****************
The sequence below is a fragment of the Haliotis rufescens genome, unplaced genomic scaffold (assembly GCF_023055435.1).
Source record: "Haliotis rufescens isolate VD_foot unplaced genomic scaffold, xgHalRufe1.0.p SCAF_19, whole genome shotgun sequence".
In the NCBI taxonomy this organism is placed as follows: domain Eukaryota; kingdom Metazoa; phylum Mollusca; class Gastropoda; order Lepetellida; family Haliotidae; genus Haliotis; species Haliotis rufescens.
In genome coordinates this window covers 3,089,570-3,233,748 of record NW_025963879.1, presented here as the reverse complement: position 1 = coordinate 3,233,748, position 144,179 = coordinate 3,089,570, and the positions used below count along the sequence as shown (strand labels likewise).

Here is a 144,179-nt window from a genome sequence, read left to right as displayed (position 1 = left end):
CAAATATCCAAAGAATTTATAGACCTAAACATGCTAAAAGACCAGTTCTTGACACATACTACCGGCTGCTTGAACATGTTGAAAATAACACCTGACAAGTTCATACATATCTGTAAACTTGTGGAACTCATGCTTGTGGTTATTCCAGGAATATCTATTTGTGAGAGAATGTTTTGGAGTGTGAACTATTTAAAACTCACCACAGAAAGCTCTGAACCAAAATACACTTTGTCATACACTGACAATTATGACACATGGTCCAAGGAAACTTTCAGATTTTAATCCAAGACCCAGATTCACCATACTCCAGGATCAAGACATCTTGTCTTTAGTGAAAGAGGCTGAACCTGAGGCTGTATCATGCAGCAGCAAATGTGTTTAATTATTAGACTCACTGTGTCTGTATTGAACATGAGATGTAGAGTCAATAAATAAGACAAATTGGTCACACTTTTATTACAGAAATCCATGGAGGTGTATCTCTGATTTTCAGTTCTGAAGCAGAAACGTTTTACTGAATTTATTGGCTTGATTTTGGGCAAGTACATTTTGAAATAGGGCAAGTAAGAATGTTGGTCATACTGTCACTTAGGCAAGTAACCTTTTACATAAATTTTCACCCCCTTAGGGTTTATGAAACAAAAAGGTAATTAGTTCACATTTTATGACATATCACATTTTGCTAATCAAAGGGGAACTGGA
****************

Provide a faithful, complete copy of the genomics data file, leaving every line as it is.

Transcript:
The sequence below is a fragment of the Haliotis rufescens genome, unplaced genomic scaffold (assembly GCF_023055435.1).
Source record: "Haliotis rufescens isolate VD_foot unplaced genomic scaffold, xgHalRufe1.0.p SCAF_19, whole genome shotgun sequence".
In the NCBI taxonomy this organism is placed as follows: domain Eukaryota; kingdom Metazoa; phylum Mollusca; class Gastropoda; order Lepetellida; family Haliotidae; genus Haliotis; species Haliotis rufescens.
In genome coordinates this window covers 3,089,570-3,233,748 of record NW_025963879.1, presented here as the reverse complement: position 1 = coordinate 3,233,748, position 144,179 = coordinate 3,089,570, and the positions used below count along the sequence as shown (strand labels likewise).

Here is a 144,179-nt window from a genome sequence, read left to right as displayed (position 1 = left end):
CAAATATCCAAAGAATTTATAGACCTAAACATGCTAAAAGACCAGTTCTTGACACATACTACCGGCTGCTTGAACATGTTGAAAATAACACCTGACAAGTTCATACATATCTGTAAACTTGTGGAACTCATGCTTGTGGTTATTCCAGGAATATCTATTTGTGAGAGAATGTTTTGGAGTGTGAACTATTTAAAACTCACCACAGAAAGCTCTGAACCAAAATACACTTTGTCATACACTGACAATTATGACACATGGTCCAAGGAAACTTTCAGATTTTAATCCAAGACCCAGATTCACCATACTCCAGGATCAAGACATCTTGTCTTTAGTGAAAGAGGCTGAACCTGAGGCTGTATCATGCAGCAGCAAATGTGTTTAATTATTAGACTCACTGTGTCTGTATTGAACATGAGATGTAGAGTCAATAAATAAGACAAATTGGTCACACTTTTATTACAGAAATCCATGGAGGTGTATCTCTGATTTTCAGTTCTGAAGCAGAAACGTTTTACTGAATTTATTGGCTTGATTTTGGGCAAGTACATTTTGAAATAGGGCAAGTAAGAATGTTGGTCATACTGTCACTTAGGCAAGTAACCTTTTACATAAATTTTCACCCCCTTAGGGTTTATGAAACAAAAAGGTAATTAGTTCACATTTTATGACATATCACATTTTGCTAATCAAAGGGGAACTGGA